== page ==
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(sĕl`əstīt) or


(sĕl`əstĭn, –tīn), mineral appearing in blue-tinged or white orthorhombic crystals or in fibrous masses. The natural sulfate of strontium, SrSO4, it is important as a source of strontium and of certain of its compounds, e.g., strontium hydroxide, used in refining beet sugar, and strontium nitrate, used in red signal flares. It occurs in England, in Sicily, and in the United States on islands in Lake Erie and also in Pennsylvania, New York, and Ohio.



a mineral of the sulfate class, with the composition SrSO4. Celestite often contains admixtures of Ca and Ba. It crystallizes in the orthorhombic system, forming tabular or columnar crystals. Its segregations are often in the form of nodules or concretions, in which the mineral forms fibrous or granular aggregates. Celestite’s color, which is due to various point defects of the crystal structure, may be light blue or gray-blue, with a red or yellow tinge, but it disappears upon heating. The density is about 4,000 kg/m3, and the hardness is 3.0–3.5 on Mohs’ scale.

The primary deposits usually occur in limestones, dolomites, and gypsum, in which celestite is associated with sulfur, rock salt, aragonite, and calcite. The principal deposits in the USSR are located in Middle Asia, the Volga Region, and the southern Urals. There are also major deposits in Great Britain, the Federal Republic of Germany, the United States, and Italy. Celestite is a raw material for the production of strontium compounds, which are used in the sugar, glass, ceramics, and pharmaceutical industries, in the production of pyrotechnics, and in metallurgy for the manufacture of special alloys.


SrSO4 A colorless or sky-blue mineral occurring in orthorhombic, tabular crystals and in compact forms; fracture is uneven and luster is vitreous; principal ore of strontium. Also known as celestine.
References in periodicals archive ?
The mineral celestite, as such, is used as filler in paint industry and rubber filler in rubber industry, whereas, various salts of strontium are found numerous industrial applications, such as, in pyrotechnics, ceramic glazes firework and matches.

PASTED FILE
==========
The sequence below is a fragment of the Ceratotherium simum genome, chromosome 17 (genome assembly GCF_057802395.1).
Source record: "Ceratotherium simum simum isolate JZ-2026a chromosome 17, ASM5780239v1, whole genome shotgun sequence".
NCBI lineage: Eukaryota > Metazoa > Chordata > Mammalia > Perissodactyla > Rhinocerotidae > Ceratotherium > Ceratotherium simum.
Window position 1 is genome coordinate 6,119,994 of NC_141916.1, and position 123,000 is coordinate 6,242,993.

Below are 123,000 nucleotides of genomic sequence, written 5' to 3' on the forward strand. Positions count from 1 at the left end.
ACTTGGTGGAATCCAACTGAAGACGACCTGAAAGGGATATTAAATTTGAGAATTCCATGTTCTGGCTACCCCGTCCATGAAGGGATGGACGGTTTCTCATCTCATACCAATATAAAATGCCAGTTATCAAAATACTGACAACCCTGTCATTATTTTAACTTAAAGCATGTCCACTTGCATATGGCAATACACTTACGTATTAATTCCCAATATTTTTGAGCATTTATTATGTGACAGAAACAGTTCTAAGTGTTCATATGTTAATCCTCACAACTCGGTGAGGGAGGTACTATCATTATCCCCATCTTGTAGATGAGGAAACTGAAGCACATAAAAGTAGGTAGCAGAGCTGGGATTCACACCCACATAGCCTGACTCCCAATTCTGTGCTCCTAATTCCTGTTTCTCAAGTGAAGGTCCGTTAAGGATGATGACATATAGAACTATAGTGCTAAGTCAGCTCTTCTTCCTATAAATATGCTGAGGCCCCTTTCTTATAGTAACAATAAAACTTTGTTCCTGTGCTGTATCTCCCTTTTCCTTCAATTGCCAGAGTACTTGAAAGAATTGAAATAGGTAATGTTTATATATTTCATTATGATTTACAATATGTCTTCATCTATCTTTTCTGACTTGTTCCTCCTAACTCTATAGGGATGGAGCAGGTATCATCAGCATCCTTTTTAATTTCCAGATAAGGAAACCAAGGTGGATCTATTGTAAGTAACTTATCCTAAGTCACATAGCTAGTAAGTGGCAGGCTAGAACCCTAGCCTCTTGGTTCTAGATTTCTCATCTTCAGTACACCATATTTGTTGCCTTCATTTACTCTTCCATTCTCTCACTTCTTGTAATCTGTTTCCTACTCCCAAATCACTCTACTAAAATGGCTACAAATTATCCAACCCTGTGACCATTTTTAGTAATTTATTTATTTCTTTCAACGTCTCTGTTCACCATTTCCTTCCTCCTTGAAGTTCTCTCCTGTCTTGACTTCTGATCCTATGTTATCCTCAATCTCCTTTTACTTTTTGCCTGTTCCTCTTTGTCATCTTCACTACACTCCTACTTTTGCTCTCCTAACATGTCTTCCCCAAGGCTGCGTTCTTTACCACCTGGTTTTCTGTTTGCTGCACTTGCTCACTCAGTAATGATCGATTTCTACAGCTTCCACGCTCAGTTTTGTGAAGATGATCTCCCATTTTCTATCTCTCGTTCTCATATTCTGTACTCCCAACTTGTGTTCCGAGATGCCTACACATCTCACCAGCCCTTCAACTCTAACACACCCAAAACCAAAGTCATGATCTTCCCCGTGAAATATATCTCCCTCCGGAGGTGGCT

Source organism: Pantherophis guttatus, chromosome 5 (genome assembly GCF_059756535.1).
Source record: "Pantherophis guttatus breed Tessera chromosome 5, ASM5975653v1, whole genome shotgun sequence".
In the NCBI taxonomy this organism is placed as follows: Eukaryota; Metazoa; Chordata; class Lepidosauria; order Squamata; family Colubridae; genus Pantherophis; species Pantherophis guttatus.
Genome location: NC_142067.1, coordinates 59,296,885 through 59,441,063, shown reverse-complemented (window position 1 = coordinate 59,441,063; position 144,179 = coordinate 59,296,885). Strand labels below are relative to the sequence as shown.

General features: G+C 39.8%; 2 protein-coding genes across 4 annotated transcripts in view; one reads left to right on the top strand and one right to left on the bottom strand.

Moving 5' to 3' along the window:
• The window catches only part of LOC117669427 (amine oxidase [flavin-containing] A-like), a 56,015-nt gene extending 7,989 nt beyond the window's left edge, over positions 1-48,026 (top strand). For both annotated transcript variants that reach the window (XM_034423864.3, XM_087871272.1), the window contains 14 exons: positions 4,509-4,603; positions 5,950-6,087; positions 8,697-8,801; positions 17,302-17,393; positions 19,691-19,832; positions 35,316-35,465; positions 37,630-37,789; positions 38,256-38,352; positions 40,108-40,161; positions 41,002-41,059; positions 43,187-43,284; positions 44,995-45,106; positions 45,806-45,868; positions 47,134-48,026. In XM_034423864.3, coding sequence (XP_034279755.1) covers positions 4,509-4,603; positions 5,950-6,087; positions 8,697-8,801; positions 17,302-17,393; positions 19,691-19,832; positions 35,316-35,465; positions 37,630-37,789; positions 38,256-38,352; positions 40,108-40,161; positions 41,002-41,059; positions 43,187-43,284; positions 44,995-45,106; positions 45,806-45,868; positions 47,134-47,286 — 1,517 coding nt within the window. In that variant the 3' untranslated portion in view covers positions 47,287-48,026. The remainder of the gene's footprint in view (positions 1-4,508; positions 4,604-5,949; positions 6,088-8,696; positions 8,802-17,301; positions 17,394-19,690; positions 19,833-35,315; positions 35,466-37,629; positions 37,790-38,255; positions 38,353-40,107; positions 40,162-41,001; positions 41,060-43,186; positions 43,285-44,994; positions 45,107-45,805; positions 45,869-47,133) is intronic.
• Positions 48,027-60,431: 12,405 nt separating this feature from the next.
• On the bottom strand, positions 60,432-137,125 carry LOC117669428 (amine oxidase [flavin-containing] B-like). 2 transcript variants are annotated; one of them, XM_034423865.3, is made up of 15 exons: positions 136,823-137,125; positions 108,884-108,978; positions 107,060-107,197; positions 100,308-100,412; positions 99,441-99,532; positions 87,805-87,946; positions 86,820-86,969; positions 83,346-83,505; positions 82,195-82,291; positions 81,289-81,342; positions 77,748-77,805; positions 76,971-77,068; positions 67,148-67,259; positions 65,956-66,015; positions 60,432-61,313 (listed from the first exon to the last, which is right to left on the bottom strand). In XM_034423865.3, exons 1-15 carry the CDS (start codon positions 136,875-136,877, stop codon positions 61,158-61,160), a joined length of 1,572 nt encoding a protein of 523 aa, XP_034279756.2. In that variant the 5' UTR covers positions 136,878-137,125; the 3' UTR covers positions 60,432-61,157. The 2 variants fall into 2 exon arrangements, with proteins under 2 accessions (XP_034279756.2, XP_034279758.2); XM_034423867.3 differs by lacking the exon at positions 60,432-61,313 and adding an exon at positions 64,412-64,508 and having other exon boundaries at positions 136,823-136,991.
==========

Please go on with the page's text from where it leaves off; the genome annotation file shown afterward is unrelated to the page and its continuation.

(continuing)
Other minerals present are siderite (-1-4%), plagioclase and K-feldspar (-2-4%), and other minerals in trace amounts such as aragonite, biotite, moscovite, apatite, celestite, zircon and monazite.
Mexico's Mineral Production Precious metals (kg) 1995 1996 Gold 19,944 24,083 Silver 2,495,388 2,536,000 Base metals (tonnes) Antimony 1,783 983 Arsenic 3,619 2,942 Bismuth 994 1,070 Cadmium 1,760 1,813 Copper 339,213 327,978 Lead 179,740 167,114 Molybdenum 3,881 4,211 Tin 0 2 Tungsten 286 188 Zinc 354,565 348,328 Ferrous metals and coal (tonnes) Coal 7,347,479 8,780,000 Coke 2,147,603 2,184,000 Iron 5,547,823 6,109,000 Manganese 141,184 173,000 Industrial minerals (formes) Barite 149,740 470,000 Celestite 138,342 141,000 Dolomite 931,770 930,000 Feldspar 121,779 140,000 Fluorite 522,655 524,000 Graphite 33,898 40,000 Gypsum 3,477,840 3,759,000 Kaolin 6,823 14,000 Phosphate 620,259 682,000 Salt 7,669,000 8,508,000 Silica 1,292,264 1,425,000 Sulfur 871,380 921,000 Wollastonite 0 2,584
Other trace minerals such as celestite, barite, rutile, Cr oxides, chlorite and palygorskite are also observed in the boundary layer, and in the dark marly clays deposited above this layer.
Company's mineral fillers/extenders include celestite, barytes, hydrated alumina, calcium carbonate, attapulgite clay, mica, and microsilica.
One case held what are sometimes called, "pig's feet," a name that has nothing to do with the animal world but is applied, rather, to fine blue celestite crystals in geodes from Madagascar, these were from the Robert Grant collection.
de Brodtkorb (1990) The Barite and Celestite Metallotects of the Neuquen Retroarc Basin, Central Argentina.
Other minerals offered are barytes, celestite, glass shards, and hollow glass spheres.